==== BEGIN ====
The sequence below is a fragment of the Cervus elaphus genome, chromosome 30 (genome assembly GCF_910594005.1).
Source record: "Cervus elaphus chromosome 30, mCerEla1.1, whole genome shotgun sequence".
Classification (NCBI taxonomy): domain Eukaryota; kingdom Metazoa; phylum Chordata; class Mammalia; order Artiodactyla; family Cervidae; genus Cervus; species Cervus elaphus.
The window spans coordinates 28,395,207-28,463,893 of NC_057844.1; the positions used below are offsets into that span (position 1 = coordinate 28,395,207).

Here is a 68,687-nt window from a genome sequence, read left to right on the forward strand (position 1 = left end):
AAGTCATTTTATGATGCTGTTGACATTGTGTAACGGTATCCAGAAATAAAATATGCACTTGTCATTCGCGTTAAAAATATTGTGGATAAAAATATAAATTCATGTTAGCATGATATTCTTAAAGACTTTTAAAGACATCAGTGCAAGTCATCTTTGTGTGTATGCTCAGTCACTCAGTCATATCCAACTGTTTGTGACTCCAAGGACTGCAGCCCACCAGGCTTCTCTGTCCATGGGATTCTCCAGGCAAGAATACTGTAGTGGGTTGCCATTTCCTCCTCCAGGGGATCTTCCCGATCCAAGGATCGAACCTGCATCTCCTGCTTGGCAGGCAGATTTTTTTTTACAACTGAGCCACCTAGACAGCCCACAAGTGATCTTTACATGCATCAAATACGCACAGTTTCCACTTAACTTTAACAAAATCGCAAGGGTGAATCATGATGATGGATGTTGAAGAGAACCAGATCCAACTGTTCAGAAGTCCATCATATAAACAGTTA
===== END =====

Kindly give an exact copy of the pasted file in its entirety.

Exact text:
The sequence below is a fragment of the Cervus elaphus genome, chromosome 30 (genome assembly GCF_910594005.1).
Source record: "Cervus elaphus chromosome 30, mCerEla1.1, whole genome shotgun sequence".
Classification (NCBI taxonomy): domain Eukaryota; kingdom Metazoa; phylum Chordata; class Mammalia; order Artiodactyla; family Cervidae; genus Cervus; species Cervus elaphus.
The window spans coordinates 28,395,207-28,463,893 of NC_057844.1; the positions used below are offsets into that span (position 1 = coordinate 28,395,207).

Here is a 68,687-nt window from a genome sequence, read left to right on the forward strand (position 1 = left end):
AAGTCATTTTATGATGCTGTTGACATTGTGTAACGGTATCCAGAAATAAAATATGCACTTGTCATTCGCGTTAAAAATATTGTGGATAAAAATATAAATTCATGTTAGCATGATATTCTTAAAGACTTTTAAAGACATCAGTGCAAGTCATCTTTGTGTGTATGCTCAGTCACTCAGTCATATCCAACTGTTTGTGACTCCAAGGACTGCAGCCCACCAGGCTTCTCTGTCCATGGGATTCTCCAGGCAAGAATACTGTAGTGGGTTGCCATTTCCTCCTCCAGGGGATCTTCCCGATCCAAGGATCGAACCTGCATCTCCTGCTTGGCAGGCAGATTTTTTTTTACAACTGAGCCACCTAGACAGCCCACAAGTGATCTTTACATGCATCAAATACGCACAGTTTCCACTTAACTTTAACAAAATCGCAAGGGTGAATCATGATGATGGATGTTGAAGAGAACCAGATCCAACTGTTCAGAAGTCCATCATATAAACAGTTA